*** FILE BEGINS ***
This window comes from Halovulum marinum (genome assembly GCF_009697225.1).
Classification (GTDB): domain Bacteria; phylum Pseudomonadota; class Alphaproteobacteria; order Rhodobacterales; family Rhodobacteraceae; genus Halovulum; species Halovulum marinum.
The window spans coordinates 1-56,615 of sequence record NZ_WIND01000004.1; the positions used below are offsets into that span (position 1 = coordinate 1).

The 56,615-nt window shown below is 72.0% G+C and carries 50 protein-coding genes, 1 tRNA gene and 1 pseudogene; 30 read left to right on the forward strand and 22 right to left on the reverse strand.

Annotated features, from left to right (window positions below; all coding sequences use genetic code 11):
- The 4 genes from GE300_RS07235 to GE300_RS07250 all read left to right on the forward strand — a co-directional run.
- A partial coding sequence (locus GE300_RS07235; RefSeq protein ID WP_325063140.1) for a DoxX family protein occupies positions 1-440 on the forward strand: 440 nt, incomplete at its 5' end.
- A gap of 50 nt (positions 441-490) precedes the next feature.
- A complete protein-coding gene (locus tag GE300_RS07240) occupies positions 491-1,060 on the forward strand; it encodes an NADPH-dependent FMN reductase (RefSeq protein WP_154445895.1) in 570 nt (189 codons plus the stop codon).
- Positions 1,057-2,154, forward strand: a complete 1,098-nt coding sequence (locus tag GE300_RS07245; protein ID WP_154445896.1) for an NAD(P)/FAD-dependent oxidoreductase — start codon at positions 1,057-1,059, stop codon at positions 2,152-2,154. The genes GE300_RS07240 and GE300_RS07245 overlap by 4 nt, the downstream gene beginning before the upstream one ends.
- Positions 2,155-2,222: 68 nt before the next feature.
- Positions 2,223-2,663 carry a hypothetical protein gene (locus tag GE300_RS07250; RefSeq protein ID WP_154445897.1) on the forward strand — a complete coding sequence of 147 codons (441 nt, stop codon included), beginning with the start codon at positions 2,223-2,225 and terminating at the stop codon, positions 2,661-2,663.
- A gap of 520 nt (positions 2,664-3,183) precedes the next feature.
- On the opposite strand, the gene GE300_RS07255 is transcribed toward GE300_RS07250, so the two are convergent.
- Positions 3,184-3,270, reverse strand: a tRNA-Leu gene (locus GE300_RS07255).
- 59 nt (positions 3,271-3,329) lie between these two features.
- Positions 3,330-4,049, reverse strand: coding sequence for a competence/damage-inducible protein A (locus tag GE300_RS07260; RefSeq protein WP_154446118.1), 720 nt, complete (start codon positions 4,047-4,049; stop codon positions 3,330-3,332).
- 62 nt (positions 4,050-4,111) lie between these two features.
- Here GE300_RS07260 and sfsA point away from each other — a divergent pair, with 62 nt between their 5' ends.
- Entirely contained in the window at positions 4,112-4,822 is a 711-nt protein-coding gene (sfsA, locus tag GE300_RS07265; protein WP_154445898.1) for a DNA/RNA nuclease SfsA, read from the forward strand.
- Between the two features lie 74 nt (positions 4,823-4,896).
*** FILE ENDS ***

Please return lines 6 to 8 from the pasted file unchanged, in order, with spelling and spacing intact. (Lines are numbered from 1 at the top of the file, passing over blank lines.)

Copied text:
- The 4 genes from GE300_RS07235 to GE300_RS07250 all read left to right on the forward strand — a co-directional run.
- A partial coding sequence (locus GE300_RS07235; RefSeq protein ID WP_325063140.1) for a DoxX family protein occupies positions 1-440 on the forward strand: 440 nt, incomplete at its 5' end.
- A gap of 50 nt (positions 441-490) precedes the next feature.